ensuring that proceedings, submissions, findings and decisions are made public; and
establishing a mechanism for accepting amicus curiae submissions from businesses,
unions, and nongovernmental organizations. A provision in the Senate-passed bill, that
was dropped in conference, would have directed the President to negotiate an amendment
to Chapter 11 of the NAFTA to increase the transparency of Chapter 11 proceedings in
specified ways, and would have required the U.S. Trade Representative to certify to the
Congress within one year of enactment that the President has fulfilled these requirements.
Environmental groups favored adding language in the investment objectives that
would direct negotiators to seek provisions in trade agreements to limit expropriation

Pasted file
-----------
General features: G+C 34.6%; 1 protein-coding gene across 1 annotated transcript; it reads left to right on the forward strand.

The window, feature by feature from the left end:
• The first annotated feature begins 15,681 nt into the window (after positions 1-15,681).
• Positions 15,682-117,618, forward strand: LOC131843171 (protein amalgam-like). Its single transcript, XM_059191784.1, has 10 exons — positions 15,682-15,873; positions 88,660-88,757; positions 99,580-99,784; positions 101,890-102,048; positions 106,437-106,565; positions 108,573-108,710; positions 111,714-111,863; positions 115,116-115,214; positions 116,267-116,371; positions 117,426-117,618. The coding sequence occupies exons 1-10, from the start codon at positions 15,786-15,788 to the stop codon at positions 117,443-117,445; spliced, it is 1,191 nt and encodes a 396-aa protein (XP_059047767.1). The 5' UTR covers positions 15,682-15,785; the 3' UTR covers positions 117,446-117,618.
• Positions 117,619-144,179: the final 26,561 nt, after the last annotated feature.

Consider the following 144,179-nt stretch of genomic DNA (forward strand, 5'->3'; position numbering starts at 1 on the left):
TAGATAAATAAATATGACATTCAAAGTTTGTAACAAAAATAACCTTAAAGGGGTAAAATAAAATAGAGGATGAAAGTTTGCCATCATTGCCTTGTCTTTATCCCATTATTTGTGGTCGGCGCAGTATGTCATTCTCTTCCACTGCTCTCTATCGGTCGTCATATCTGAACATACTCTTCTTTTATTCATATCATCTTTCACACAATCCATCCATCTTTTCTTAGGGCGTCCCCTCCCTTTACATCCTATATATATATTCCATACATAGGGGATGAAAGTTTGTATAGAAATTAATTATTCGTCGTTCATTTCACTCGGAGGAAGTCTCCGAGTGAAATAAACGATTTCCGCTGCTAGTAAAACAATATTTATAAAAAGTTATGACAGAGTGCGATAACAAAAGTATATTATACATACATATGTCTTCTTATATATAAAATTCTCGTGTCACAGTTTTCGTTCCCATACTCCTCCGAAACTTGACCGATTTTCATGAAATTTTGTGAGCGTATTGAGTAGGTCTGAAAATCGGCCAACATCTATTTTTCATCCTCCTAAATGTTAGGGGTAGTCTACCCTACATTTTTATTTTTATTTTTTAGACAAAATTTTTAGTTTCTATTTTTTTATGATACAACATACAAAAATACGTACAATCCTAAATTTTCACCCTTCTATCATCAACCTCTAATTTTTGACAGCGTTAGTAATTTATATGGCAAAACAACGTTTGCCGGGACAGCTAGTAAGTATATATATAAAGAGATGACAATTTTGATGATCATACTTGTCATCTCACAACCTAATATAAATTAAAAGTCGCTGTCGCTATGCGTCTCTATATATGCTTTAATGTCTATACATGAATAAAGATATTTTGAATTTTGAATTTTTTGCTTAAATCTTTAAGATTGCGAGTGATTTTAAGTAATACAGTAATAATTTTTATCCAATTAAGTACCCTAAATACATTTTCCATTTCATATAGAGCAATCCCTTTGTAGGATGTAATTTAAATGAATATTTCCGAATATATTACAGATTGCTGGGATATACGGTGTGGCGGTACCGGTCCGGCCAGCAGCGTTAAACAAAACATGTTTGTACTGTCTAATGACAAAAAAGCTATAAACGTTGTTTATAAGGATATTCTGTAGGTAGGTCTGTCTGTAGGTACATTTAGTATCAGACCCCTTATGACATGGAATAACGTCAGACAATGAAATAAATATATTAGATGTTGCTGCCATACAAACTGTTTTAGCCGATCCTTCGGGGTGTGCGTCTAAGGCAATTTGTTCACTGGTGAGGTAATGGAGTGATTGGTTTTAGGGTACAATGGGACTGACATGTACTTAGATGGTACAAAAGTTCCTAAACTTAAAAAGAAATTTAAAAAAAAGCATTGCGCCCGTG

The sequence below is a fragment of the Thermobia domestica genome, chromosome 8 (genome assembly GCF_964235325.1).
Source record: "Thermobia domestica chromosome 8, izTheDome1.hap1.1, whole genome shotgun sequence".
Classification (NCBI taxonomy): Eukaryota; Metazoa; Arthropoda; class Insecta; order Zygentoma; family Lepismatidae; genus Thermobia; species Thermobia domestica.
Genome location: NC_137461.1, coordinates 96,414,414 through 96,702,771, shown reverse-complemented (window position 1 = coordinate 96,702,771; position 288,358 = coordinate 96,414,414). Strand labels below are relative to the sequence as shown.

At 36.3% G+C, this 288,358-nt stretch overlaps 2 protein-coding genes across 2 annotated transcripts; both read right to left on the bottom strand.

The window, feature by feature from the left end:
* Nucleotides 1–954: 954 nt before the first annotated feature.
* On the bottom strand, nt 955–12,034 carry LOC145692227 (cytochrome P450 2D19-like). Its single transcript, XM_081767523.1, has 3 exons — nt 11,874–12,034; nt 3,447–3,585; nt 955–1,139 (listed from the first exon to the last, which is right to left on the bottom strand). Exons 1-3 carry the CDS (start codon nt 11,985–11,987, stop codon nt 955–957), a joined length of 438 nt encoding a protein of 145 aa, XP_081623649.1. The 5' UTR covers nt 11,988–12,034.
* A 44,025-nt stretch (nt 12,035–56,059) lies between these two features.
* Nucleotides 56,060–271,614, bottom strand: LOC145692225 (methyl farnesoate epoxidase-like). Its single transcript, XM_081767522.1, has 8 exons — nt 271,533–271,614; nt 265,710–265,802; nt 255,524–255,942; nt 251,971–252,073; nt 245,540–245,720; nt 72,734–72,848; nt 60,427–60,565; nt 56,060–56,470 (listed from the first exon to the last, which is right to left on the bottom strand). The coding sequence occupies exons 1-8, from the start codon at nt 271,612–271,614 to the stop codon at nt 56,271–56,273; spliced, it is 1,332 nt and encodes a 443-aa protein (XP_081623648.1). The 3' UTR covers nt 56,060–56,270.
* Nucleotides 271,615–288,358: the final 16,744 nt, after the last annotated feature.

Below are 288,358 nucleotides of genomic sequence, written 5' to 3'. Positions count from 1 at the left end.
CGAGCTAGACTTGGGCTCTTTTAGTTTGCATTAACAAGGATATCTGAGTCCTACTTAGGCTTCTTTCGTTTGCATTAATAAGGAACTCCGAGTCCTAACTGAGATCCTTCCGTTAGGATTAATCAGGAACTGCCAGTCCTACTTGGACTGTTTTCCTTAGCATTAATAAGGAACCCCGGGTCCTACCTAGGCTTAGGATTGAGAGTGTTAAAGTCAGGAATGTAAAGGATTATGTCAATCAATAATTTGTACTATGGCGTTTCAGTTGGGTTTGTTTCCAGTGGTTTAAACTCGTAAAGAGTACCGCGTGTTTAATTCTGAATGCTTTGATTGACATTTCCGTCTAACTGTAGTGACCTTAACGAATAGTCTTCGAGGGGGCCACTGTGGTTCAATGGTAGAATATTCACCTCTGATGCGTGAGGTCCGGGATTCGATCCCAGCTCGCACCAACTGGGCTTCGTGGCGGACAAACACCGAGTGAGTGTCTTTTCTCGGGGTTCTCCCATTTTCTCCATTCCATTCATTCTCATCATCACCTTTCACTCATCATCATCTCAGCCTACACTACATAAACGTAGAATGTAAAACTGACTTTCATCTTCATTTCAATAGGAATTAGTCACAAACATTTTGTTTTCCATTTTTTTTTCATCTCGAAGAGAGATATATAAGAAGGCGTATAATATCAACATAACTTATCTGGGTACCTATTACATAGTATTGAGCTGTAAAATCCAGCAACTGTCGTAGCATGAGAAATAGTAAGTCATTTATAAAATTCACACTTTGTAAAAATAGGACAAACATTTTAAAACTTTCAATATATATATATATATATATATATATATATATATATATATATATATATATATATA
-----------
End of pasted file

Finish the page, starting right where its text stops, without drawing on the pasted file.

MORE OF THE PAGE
provisions and otherwise protect legitimate environmental measures from challenge by
foreign investors. Other stakeholders wanted to ensure checks are maintained against the
potential for disguised or unfair barriers to foreign investment. Neither the House nor
Senate bill called for negotiators to seek exceptions for environmental measures in the
investment-related obligations of trade agreements. An amendment was offered in the
Senate to require agreements to limit expropriation provisions, “including by ensuring that
payment of compensation is not required for regulatory measures that cause a mere
diminution in the value of private property” and to provide that environmental and health
protection measures are generally consistent with an agreement. The failure of this and
related proposals resulted in reduced support for the Trade Act by some in Congress.
Transparency. Various interests, including the Administration, environmental